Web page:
I was talking to another mom a few weeks ago, and she was telling me about a big box in her closet filled with baby things that she could never part with because of the sweet memories attached to them. I nodded in agreement but was too embarrassed to tell her exactly how much I related to her dilemma, since I have not one, but FOUR big boxes of keepsakes tucked away in my own closet at home.
It's true, I have both of my daughters’ first onesies, a few of their favorite dresses and an assortment of eating utensils I can’t throw away because they remind me of those cherished years (yes, I washed the spoons before putting them away—I’m not a savage.) There’s an entire box of preschool art projects and schoolwork, restaurant placemat drawings and I think a ridiculous amount of stuffed animals.
I say “I think” because I haven’t actually looked in these boxes for years—I can’t physically get to them because of all the boxes of other mementos from my girls’ elementary, middle school and high-school years.
Recently I confessed to a friend about my hoarding, I mean, preserving, and she looked at me with a look of both concern and disgust and said, “Saving a few things is normal. Saving boxes and boxes... Well…” She didn’t finish her sentence, and just motioned the waiter over to bring us some refills on our wine.
Unfortunately, my husband feels the same way. He’s a patient man, but a few months ago when were attempting to clean out a closet and he had taken down the third box marked “Baby Things” he wearily asked me, “Do we need to save all of their socks?” I pointed out that I wasn’t saving all of them, only the 10 or 12 really cute pairs that reminded me of their precious little feet. Then I told him to get back to work, that closet wasn’t going to clean itself.
The truth is, I have no intention of getting rid of these treasures.
But the one thing that really gets my husband howling is when I tell him I’m saving all of these things for our grandchildren.
Sometimes when I’m feeling crafty I fantasize about sewing all of their favorite dresses into a fabulous quilt or using their artwork to make a huge poster that takes up an entire wall. Maybe I’ll stuff their baby sweaters, glue on a couple of googly eyes and make a pack of scary knit animals, or crush down all of their plastic plates and cutlery and make a colorful, ugly mosaic. I say when you’re trying to preserve memories, the sky’s the limit.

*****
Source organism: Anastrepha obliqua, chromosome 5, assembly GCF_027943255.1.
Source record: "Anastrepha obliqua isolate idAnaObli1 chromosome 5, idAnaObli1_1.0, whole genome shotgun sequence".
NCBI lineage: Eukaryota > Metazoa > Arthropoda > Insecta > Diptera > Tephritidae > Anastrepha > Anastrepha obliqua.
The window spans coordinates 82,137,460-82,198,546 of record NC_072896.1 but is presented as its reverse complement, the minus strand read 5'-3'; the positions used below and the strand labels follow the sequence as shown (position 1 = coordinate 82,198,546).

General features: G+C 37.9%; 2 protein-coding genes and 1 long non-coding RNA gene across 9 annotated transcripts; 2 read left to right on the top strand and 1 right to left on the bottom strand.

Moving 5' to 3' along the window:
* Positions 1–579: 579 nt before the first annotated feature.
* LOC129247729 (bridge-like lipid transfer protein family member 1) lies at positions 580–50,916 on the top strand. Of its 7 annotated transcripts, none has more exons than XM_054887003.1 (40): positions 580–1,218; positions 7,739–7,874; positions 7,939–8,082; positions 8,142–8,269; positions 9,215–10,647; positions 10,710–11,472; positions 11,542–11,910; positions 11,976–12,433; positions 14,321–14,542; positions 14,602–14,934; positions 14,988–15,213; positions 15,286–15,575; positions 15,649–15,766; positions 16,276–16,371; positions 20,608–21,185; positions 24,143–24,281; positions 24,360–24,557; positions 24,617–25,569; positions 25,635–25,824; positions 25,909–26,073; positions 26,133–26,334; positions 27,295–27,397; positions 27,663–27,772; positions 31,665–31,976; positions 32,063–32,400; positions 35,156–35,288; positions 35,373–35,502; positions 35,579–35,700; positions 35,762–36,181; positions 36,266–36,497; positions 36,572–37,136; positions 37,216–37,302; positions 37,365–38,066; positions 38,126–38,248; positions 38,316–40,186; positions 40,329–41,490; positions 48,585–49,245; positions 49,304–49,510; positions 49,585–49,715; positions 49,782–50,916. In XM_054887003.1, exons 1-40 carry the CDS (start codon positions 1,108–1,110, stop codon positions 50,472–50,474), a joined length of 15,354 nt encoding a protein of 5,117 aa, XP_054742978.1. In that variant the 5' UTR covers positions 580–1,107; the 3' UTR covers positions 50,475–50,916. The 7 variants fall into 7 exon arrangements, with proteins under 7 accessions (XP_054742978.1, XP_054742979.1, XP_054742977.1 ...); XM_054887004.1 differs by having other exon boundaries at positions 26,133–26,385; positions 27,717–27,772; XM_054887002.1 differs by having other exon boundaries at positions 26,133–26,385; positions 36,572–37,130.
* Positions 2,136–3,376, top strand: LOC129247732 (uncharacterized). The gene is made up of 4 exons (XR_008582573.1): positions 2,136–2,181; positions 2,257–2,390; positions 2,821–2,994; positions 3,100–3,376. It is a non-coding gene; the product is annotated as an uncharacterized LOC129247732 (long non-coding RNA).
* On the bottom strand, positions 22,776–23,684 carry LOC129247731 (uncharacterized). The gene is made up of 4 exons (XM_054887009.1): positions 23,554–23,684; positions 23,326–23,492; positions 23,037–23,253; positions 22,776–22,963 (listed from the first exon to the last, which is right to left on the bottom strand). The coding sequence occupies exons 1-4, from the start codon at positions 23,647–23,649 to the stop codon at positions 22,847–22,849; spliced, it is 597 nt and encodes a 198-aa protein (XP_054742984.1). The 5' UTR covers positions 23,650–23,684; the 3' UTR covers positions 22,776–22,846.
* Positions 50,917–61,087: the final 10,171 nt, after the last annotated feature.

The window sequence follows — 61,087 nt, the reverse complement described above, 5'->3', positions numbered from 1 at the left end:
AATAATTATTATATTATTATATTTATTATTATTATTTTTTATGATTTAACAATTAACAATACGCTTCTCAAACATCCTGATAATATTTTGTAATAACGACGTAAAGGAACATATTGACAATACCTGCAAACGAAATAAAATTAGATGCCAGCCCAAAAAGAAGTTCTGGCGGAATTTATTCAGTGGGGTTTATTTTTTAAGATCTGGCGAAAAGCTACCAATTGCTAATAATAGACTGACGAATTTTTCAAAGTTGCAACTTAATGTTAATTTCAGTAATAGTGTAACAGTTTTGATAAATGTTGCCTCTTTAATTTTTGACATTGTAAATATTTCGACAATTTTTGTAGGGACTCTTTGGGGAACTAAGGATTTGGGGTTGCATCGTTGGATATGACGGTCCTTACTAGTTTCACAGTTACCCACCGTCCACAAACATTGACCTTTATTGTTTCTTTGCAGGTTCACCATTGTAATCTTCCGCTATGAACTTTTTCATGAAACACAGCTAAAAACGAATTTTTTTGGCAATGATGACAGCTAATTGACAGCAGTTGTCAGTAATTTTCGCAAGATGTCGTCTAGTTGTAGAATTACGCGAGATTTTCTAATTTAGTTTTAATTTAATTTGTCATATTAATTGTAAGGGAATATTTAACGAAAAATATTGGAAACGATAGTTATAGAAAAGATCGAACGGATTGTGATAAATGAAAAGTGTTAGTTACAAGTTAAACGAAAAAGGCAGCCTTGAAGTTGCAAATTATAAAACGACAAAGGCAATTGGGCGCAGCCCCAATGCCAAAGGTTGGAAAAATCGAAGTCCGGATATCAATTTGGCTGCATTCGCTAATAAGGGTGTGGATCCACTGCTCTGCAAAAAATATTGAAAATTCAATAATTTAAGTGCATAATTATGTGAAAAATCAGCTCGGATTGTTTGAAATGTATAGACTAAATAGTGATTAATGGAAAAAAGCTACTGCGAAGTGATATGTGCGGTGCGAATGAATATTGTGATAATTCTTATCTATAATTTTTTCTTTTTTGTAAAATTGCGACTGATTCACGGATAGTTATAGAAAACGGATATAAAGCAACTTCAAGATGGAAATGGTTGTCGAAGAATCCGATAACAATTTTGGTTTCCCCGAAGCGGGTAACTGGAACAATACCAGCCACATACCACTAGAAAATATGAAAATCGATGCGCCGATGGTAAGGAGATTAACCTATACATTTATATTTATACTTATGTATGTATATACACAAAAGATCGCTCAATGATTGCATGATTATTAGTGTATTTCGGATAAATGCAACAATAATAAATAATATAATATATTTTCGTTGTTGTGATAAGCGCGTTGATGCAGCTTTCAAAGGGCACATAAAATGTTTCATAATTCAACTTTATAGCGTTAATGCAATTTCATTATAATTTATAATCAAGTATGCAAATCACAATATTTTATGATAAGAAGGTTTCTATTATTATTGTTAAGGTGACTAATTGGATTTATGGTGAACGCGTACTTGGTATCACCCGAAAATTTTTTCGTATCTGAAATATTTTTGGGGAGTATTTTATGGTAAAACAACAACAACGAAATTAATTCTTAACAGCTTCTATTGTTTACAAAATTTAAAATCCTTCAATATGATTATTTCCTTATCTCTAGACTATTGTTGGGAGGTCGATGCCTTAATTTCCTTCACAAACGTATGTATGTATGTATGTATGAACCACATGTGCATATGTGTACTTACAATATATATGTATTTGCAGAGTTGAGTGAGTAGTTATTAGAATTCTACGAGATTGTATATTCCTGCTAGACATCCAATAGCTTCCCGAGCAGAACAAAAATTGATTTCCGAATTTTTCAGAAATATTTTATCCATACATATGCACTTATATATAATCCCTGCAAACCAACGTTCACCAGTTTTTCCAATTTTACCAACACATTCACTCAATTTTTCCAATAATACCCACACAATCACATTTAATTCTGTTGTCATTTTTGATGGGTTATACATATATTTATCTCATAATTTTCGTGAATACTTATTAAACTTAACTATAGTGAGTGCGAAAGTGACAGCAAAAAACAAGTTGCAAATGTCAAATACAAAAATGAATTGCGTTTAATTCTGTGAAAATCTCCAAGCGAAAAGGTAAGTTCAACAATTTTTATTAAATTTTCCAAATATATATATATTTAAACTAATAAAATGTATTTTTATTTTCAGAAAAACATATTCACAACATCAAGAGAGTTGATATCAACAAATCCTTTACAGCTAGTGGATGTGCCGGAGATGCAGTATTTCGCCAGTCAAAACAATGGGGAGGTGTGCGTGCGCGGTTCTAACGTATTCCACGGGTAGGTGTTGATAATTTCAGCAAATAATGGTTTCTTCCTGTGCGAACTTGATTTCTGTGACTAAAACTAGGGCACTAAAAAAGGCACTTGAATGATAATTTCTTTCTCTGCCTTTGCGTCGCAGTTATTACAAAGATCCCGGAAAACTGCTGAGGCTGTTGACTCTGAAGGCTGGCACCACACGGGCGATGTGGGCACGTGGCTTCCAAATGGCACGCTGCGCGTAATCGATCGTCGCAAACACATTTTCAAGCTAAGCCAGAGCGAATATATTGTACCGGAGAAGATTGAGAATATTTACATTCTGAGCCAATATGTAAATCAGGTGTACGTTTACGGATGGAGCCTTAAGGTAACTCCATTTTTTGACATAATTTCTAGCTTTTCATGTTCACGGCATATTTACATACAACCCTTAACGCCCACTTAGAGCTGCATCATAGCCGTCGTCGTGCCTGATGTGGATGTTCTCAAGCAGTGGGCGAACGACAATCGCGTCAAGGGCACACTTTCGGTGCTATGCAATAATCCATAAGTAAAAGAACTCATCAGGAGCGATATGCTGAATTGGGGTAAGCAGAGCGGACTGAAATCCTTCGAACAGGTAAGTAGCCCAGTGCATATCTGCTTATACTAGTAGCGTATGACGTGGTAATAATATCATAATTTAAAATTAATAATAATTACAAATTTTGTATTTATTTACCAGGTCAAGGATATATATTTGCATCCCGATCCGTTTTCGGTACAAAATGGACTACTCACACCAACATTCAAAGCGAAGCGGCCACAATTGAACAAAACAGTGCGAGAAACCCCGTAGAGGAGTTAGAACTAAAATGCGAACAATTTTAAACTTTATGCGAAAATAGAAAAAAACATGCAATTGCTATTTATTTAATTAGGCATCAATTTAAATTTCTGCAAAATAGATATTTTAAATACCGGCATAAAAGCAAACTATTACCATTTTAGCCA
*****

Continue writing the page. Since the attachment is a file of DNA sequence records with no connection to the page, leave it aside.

But the one thing that really gets my husband howling is when I tell him I’m saving all of these things for our grandchildren. After he stops laughing enough to breathe, he says, “Do you really think our kids are going to want us showing up at their houses with boxes of their old baby things?” While pondering the stack of worn keepsakes in my hand I know he’s right, but I ignore him and move those stained bibs from the "Trash" pile to the "Save’"box.
My mother died in September, and my siblings and I are now in the process of cleaning out her house for sale. It’s a long, slow task sifting through 80 years of memories. Her life was her family, and her possessions reflected that.
Among the things we’ve found are gifts that we’d made her in elementary school and pictures we’d drawn throughout our childhood. We found stacks and stacks of cards and letters from her kids and grandkids spanning decades of birthdays, Mother’s Days and Christmases—like me, it didn’t seem like she threw a single thing away.
It made me think of all those boxes I’m saving and how they’re a part of me I can’t let go of. So while you might call me a pack rat or over-sentimental, I take comfort in the fact that I’ve inherited this loving trait from my mom—the desire to hold on to those things that remind me of the most precious parts of my life. And while they may take up space in my house, they take up even more space in my heart.